Responsibility and Accountability in Maritime Law

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Port State sovereignty: What could possibly go wrong?

Port State jurisdiction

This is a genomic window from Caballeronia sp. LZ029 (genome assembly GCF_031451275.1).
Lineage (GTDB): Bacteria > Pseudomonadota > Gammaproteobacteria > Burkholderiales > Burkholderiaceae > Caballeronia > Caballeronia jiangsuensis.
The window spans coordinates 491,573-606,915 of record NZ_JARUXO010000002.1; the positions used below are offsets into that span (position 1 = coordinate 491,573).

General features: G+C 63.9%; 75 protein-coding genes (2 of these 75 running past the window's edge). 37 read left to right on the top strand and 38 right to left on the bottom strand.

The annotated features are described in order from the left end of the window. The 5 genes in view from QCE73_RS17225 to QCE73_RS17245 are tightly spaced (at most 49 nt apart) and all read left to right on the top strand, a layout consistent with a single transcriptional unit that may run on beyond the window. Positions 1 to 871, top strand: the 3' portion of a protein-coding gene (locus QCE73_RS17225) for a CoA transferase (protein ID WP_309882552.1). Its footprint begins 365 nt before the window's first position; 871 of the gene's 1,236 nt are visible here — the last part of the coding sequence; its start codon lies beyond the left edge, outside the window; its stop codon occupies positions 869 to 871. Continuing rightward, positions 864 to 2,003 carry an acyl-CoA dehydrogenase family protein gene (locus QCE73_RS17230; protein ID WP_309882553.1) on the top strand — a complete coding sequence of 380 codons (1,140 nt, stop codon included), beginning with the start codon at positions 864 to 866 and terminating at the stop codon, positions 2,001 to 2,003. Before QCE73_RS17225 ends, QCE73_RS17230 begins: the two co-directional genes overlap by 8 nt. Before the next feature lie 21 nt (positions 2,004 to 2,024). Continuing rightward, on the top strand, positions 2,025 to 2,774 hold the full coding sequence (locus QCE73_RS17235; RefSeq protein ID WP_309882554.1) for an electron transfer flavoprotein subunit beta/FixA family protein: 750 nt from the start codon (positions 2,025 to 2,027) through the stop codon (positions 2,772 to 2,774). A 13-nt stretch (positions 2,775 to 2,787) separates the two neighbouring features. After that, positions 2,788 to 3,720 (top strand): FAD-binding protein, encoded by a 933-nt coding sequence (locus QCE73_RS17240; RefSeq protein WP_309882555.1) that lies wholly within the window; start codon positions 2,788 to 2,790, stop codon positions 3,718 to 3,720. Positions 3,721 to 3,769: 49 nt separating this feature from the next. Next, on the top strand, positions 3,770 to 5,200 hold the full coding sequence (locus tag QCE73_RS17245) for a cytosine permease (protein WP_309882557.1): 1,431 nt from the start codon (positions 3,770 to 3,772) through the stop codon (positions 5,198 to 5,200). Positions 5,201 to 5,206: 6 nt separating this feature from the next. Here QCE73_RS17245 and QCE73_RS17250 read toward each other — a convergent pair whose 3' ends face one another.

Article 2 of UNCLOS (United Nations Convention on the Law of the Sea) defines maritime sovereignty of a Coastal State beyond any doubt, to extend beyond its land territory to the territorial sea, which Article 3 identifies broadly as the 12-mile limit. The purpose of the territorial sea naturally is to ensure that the State can implement and enforce its laws, in the protection of its people, by addressing key priorities, including health and safety, immigration, defence and terrorism, marine and agricultural environmental protection, revenue and resource protection. UNCLOS provides a strong check on unlimited management control by Port State on ships engaged in innocent passage through territorial seas. Article 27 states that the criminal jurisdiction of the Coastal State should not be exercised on board the ship of another Flag State passing through its territorial sea to arrest any person or to conduct any investigation in connection with any crime committed on board the ship during its passage, save only if the consequences of the crime extend to the Coastal State; or if the crime may disturb the peace of the country or the good order of the territorial sea; or if it is necessary to do so in order to control illegal drug trafficking; or, if the Master (or a diplomatic officer or agent of the Flag State) specifically asks the Coastal State to assist. In any such circumstances in which the Coastal State seeks to exercise its criminal jurisdiction on the vessel, if the Master so requests the Coastal State must notify Flag State.

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